Six Tips for Better Bowhunting

Posted: 08/02/2012 in Archery, Hunting, News, Scouting
Tags: , ,

From IPO (Illinois Periodicals Online)

There’s a lot more to deer hunting than just sitting in a deer stand all day.


in Hancock County in 1998.

Willow Springs bowhunter Dan Babich arrowed this big whitetail in Hancock County in 1998.

There was no need to worry about the cold. It wasn’t a bone-chilling cold, but rather the kind of cold that wraps itself around you. Smarter folks were still at home in warm beds. But not me. I was 30 feet up in an oak tree, facing the wind, sitting on a hard, cold metal tree stand.

Many people consider me a bit crazy for enduring the weather that accompanies fall and early winter. But my quest for large bucks is a driving force and if I wasn’t having fun, I wouldn’t be doing it. Bowhunting is a passion.

On this day, that buck was coming in parallel to the trail and about 30 yards downwind of it. I had positioned my stand for exactly this move. I knew the does and yearlings would use the trail. I had bet the buck wouldn’t. His path would take him behind my tree. I slowly turned my back to the buck and methodically raised my bow. I listened as he made his way toward me. He passed my tree at about 15 yards. It had been very windy that morning, and I had been grunting loudly. I now used the grunt call to stop the buck. One short, soft grunt planted him like a block of granite.

Many things cross your mind as you anchor, aim and release an arrow at a mature buck. Many things must be right. A few more must be perfect. This split second culminates many months of preparation and planning. As the arrow left the bow string, all the time and effort that it took to get to that point paid off.

Let’s look at some ways to help make your hunt successful.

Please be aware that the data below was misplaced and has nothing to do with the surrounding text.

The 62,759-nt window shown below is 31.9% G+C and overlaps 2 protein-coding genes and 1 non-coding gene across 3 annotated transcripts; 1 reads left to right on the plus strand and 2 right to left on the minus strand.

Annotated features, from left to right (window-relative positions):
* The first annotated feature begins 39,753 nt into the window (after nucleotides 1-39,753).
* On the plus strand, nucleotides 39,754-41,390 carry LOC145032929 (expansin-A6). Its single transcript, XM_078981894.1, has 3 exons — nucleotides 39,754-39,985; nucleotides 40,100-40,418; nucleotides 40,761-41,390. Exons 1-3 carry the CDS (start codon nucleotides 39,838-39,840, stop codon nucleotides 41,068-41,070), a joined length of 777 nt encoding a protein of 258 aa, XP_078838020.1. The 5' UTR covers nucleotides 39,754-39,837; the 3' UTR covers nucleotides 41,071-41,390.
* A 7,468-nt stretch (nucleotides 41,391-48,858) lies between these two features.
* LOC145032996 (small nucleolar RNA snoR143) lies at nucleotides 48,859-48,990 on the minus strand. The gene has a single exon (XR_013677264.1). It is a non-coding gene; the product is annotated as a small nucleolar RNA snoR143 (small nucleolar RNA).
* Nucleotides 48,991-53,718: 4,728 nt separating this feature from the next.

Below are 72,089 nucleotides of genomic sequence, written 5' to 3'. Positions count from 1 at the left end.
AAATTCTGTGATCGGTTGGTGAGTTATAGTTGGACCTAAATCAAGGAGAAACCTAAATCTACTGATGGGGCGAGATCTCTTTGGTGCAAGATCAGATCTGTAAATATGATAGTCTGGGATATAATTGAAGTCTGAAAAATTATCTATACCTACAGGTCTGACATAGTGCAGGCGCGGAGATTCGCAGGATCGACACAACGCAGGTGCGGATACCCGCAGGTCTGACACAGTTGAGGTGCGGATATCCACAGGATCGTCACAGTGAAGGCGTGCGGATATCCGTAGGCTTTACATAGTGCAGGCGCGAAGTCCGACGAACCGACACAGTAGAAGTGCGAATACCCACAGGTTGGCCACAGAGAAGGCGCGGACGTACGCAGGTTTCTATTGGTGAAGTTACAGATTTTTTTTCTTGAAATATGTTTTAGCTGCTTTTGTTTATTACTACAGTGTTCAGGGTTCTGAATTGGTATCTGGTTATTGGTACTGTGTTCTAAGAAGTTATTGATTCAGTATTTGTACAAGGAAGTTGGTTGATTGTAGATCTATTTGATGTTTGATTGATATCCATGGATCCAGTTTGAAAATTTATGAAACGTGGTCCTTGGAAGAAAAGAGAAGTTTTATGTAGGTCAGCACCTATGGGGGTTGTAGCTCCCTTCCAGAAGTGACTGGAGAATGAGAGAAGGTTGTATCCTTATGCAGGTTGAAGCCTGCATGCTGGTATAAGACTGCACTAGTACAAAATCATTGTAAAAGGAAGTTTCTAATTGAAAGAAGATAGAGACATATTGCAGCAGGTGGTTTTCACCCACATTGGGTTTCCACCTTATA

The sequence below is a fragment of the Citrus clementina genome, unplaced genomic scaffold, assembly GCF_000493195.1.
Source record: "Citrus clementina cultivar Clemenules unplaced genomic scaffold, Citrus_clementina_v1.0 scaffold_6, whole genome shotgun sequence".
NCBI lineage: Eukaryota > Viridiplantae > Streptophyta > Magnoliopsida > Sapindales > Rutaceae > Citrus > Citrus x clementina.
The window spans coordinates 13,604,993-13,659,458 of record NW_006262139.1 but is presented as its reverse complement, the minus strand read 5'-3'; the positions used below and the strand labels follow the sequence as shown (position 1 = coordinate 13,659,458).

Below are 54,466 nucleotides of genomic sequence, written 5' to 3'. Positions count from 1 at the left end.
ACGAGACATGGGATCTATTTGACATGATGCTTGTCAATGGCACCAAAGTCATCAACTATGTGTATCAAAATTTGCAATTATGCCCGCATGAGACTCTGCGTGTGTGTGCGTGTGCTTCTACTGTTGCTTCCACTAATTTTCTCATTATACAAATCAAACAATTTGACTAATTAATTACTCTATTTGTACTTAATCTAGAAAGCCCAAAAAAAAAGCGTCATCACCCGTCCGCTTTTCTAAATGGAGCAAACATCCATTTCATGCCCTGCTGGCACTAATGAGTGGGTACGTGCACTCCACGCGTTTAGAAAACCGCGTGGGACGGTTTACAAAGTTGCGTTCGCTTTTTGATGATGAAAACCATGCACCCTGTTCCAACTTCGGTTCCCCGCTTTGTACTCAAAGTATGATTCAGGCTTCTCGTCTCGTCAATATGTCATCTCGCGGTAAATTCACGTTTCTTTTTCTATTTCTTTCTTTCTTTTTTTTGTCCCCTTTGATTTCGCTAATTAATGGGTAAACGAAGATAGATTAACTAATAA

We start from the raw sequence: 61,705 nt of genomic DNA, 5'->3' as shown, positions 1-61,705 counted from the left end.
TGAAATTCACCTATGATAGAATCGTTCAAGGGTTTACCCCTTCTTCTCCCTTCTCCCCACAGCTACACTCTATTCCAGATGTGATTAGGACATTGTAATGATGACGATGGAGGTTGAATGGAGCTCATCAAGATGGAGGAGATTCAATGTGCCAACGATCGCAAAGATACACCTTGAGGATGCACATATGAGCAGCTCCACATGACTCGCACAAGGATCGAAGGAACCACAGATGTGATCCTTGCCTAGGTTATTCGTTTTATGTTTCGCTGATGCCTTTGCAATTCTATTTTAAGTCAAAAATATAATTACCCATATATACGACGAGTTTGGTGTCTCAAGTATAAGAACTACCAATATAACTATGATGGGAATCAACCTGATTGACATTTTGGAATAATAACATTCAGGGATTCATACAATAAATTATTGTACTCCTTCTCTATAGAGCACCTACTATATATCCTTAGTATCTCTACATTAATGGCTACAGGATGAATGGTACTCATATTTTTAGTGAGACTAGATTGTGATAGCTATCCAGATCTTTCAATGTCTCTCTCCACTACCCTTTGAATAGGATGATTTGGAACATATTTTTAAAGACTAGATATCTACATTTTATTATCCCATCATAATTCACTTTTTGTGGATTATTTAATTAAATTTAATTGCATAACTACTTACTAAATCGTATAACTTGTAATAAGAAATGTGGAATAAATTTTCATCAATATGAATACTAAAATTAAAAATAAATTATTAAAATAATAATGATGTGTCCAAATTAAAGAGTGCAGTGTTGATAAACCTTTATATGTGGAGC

Bowhunting for deer requires quite a bit of preparation time. Few are lucky enough to step into the timber for the first time and stick a big buck. Pre-season scouting is essential, and I don’t mean in September. Walks in the woods in September can cause more harm than good. You’ll probably alert the buck to your presence and make him nervous even before the season starts.

Scouting should begin during the previous season and be completed by midsummer. Your stand location should be chosen and your stand in place by July. Deer are creatures of habit. Seldom do I find new trails where I hunt. Rubs are often in the same locations and quite often on the same trees. Scrape lines are usually consistent year after year.

Bucks are much easier to pattern early in the season, before the rut begins. When scouting for buck sign, especially in the spring and early summer, don’t look for lots of tracks. An area that has an abundance of tracks and droppings probably holds mature does and their offspring. This time of year, bucks are not likely to be with the females. Places with a high density of deer sign are not likely to include the sign of a mature buck.